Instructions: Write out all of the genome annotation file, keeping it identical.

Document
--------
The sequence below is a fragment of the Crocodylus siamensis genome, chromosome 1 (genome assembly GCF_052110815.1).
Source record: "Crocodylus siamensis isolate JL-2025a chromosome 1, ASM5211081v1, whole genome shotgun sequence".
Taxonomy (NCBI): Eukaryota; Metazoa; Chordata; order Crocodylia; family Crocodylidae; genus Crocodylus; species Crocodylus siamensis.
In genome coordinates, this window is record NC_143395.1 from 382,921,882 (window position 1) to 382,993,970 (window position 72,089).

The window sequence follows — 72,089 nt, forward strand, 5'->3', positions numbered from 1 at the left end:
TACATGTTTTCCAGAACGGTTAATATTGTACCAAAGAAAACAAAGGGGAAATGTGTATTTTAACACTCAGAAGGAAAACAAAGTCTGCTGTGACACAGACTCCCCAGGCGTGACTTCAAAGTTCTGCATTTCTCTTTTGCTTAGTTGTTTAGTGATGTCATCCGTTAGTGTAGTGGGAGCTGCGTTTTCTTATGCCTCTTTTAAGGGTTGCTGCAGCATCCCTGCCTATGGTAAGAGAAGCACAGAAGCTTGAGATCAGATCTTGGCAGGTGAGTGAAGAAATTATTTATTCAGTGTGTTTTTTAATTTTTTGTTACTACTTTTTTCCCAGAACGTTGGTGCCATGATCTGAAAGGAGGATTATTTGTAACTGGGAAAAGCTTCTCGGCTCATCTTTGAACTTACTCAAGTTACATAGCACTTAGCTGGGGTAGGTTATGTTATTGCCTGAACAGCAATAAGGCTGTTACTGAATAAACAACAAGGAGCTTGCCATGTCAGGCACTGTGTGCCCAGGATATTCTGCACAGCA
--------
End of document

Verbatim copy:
The sequence below is a fragment of the Crocodylus siamensis genome, chromosome 1 (genome assembly GCF_052110815.1).
Source record: "Crocodylus siamensis isolate JL-2025a chromosome 1, ASM5211081v1, whole genome shotgun sequence".
Taxonomy (NCBI): Eukaryota; Metazoa; Chordata; order Crocodylia; family Crocodylidae; genus Crocodylus; species Crocodylus siamensis.
In genome coordinates, this window is record NC_143395.1 from 382,921,882 (window position 1) to 382,993,970 (window position 72,089).

The window sequence follows — 72,089 nt, forward strand, 5'->3', positions numbered from 1 at the left end:
TACATGTTTTCCAGAACGGTTAATATTGTACCAAAGAAAACAAAGGGGAAATGTGTATTTTAACACTCAGAAGGAAAACAAAGTCTGCTGTGACACAGACTCCCCAGGCGTGACTTCAAAGTTCTGCATTTCTCTTTTGCTTAGTTGTTTAGTGATGTCATCCGTTAGTGTAGTGGGAGCTGCGTTTTCTTATGCCTCTTTTAAGGGTTGCTGCAGCATCCCTGCCTATGGTAAGAGAAGCACAGAAGCTTGAGATCAGATCTTGGCAGGTGAGTGAAGAAATTATTTATTCAGTGTGTTTTTTAATTTTTTGTTACTACTTTTTTCCCAGAACGTTGGTGCCATGATCTGAAAGGAGGATTATTTGTAACTGGGAAAAGCTTCTCGGCTCATCTTTGAACTTACTCAAGTTACATAGCACTTAGCTGGGGTAGGTTATGTTATTGCCTGAACAGCAATAAGGCTGTTACTGAATAAACAACAAGGAGCTTGCCATGTCAGGCACTGTGTGCCCAGGATATTCTGCACAGCA